During tours, we do our best to cover setlists in real-time on Twitter. If you want to tweet a show in, just DM or @ us on the day and tell us to watch your stream that night.
Tori will be touring in 2014 to support the release of Unrepentant Geraldines. The European legs runs from May through June and the North American legs spans July and August. We do not know if additional dates elsewhere will be added.
Backstage, just before I’m about to go on, my husband will say to me, ‘Look after my wife,’ and I tell him that he’ll get her back after the show. He is my sound engineer—his hands have been on my faders since 1994. It’s funny, I’m a wife and a mom, but Tori Amos—the person onstage—is sovereign. She’s something different.
The Winter 2012/13 issue of V Magazine includes this interview with Tori, as long as this new photograph of her, taken by Amy Troost. Conducted earlier in the year, the interview pre-dates October’s concerts but covers more material than just Gold Dust and touring with an orchestra, delving into the psychology of performance and the new reality of the music industry as well.
PHOTOGRAPHY AMY TROOST
FASHION JODIE BARNES
TEXT T. COLE RACHEL
AFTER 20 YEARS IN THE BUSINESS, TORI AMOS HAS RECORDED SOME OF HER CLASSICS, BACKED BY METROPOLE ORCHESTRA. HERE, SHE REVEALS AN AFFINITY FOR FUNERALS, MEDICINE MEN, AND METALHEADS
When Tori Amos released her breakthrough album, Little Earthquakes, in 1992, she was something of a revelation. While so many of her peers were grunging out and detuning their guitars, Amos’s music slayed with a different kind of intensity. Though her piano-driven songs were almost always pretty on the outside, the subject matter—sex, God, empowerment, joy, destruction, and an almost palpable sense of personal mysticism—was anything but light. Twenty years and 12 million album sales later, Amos is still as fiery as her signature sweep of red hair. Her current album, Gold Dust, celebrates her expansive songbook by reworking select hits, backed by the Metropole Orchestra of the Netherlands. The result is the kind of grand, emotional sound that keeps her loyal following coming back for more.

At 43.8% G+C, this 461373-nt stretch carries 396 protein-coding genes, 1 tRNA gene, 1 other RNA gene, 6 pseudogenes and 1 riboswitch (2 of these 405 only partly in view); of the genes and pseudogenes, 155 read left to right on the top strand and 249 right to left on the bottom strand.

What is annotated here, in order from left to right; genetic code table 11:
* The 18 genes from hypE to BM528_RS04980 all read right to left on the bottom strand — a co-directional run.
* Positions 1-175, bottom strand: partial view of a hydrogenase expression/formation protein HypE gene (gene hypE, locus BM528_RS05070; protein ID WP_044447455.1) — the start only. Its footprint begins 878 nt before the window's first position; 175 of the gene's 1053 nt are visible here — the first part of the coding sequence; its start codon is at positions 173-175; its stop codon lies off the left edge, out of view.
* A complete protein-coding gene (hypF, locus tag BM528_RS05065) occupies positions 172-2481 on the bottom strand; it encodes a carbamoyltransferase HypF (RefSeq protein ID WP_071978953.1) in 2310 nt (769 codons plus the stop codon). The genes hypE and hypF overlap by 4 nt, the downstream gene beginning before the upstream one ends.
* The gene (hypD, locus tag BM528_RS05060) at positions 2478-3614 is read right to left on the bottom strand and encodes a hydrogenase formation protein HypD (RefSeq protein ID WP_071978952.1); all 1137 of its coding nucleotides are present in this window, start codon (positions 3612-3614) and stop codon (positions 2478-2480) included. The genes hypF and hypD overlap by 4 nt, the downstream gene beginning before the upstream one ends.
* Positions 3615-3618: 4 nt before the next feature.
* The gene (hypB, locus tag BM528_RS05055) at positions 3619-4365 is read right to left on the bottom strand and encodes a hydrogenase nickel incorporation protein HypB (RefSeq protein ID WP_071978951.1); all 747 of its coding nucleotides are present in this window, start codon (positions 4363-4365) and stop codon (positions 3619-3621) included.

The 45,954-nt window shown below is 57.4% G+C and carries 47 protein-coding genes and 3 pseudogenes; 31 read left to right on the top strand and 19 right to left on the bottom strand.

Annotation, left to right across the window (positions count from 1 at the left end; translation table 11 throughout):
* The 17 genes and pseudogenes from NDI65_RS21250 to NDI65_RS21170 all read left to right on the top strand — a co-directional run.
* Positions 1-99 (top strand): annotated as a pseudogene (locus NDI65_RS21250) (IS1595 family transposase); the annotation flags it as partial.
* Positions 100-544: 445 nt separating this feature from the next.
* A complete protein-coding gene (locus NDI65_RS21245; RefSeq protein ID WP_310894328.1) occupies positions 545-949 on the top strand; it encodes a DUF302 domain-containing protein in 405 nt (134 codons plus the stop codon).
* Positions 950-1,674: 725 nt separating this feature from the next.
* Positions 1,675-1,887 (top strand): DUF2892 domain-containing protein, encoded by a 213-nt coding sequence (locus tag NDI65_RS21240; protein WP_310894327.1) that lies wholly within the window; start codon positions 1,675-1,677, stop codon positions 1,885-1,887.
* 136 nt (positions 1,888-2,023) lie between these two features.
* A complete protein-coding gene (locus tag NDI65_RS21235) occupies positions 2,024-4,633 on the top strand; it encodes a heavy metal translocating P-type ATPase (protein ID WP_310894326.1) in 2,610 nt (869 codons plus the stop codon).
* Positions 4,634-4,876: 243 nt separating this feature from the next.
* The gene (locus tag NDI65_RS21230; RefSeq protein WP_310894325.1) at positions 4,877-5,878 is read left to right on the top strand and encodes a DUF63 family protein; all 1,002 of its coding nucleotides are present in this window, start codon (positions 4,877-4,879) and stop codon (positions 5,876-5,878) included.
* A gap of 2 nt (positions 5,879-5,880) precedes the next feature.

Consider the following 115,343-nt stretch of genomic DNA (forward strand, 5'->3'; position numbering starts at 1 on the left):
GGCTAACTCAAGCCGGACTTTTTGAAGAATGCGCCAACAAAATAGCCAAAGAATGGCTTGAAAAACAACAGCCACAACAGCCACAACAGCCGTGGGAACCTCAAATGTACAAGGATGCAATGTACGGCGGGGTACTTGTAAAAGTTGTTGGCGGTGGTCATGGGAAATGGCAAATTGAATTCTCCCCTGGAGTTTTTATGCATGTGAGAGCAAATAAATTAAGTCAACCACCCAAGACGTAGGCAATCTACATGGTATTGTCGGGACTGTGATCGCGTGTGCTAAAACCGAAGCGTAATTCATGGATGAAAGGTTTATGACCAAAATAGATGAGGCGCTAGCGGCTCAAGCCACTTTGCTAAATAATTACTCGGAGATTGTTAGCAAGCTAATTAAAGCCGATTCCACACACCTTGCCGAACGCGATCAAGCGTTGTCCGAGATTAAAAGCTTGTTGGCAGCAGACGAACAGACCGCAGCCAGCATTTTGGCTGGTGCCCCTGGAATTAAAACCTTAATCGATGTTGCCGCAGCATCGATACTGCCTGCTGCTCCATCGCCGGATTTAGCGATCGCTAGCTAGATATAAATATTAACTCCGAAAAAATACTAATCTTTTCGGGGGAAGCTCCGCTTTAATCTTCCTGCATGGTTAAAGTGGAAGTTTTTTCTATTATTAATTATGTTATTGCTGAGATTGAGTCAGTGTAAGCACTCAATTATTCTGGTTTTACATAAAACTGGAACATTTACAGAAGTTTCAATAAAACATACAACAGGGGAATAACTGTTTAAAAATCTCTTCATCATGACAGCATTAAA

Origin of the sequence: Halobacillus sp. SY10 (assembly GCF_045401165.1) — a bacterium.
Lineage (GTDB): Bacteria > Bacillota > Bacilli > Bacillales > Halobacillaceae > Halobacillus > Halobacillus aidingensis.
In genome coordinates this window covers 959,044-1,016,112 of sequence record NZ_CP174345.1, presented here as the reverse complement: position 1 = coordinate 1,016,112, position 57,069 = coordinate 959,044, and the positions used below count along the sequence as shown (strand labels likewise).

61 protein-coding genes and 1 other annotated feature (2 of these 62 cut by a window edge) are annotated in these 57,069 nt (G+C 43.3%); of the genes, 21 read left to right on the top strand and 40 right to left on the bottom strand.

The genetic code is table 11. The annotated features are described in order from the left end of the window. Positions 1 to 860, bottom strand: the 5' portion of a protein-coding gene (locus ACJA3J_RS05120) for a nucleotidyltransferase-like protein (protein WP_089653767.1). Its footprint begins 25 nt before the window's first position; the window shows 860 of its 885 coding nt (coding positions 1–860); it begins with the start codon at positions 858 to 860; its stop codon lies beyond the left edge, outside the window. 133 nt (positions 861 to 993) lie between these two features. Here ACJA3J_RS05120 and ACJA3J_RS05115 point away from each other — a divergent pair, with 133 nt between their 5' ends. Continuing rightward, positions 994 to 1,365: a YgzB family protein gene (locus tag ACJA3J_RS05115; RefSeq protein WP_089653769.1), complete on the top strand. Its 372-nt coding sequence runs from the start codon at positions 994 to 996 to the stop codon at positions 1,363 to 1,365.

Did doing a project like Gold Dust require you to go back and reexamine your feelings about your previous material?
TORI AMOS Well, the songs that were originally chosen to be arranged and performed with the Metropole were initially meant to be for a live concert. I didn’t know that eventually we’d record them. So I picked songs that could create a narrative for just this one evening. I wanted to choose songs that covered a story from death to birth.
I remember seeing you play on the “Under the Pink” tour in 1994, and it was the first time I’d ever seen fans burst into tears at the sight of a performer. It can’t always be easy to be on the receiving end of that kind of energy.
TA I had to learn how to really ground myself and just hold a space and listen. It’s a very delicate moment. I’ve learned that it’s not really about me as a person per se, but that really I’m just the link between them and the songs…I truly believe that the songs are alive, they are conscious. I think some classical artists have talked about their songs that way, like Stravinsky would say, “I’m listening, I do what they tell me.” I feel that too.
Have your process for writing songs and your feelings about performing changed much over the years?
TA Songwriting is so difficult. It can be euphoric, but mostly it’s just lonely. In order to really write, I always have to break the routine. To not have to placate someone else or walk on eggshells, I have to go away. To be a wife, a mother, and a writer? Uh huh. When I’m touring, I just step into being Tori. Backstage, just before I’m about to go on, my husband will say to me, ‘Look after my wife,’ and I tell him that he’ll get her back after the show. He is my sound engineer—his hands have been on my faders since 1994. It’s funny, I’m a wife and a mom, but Tori Amos—the person onstage—is sovereign. She’s something different.
Were you fairly cognizant of that early on in your career?
TA I feel like the really effective performers do that in order to stay alive. When you hold on to that 220 volts at all times, eventually it burns you alive. That’s why certain musicians turn to drugs and alcohol—they’ve had their hands dipping into this incredible sonic light, which can burn you up if you don’t handle it right. I prepare before I go onstage, no different from how a medicine man in Native American culture might prepare himself. You are a vessel. The muses are there to be served, and if you start to confuse yourself, if you start to believe that you are the muse, they will leave you.
Were you always comfortable performing in front of people?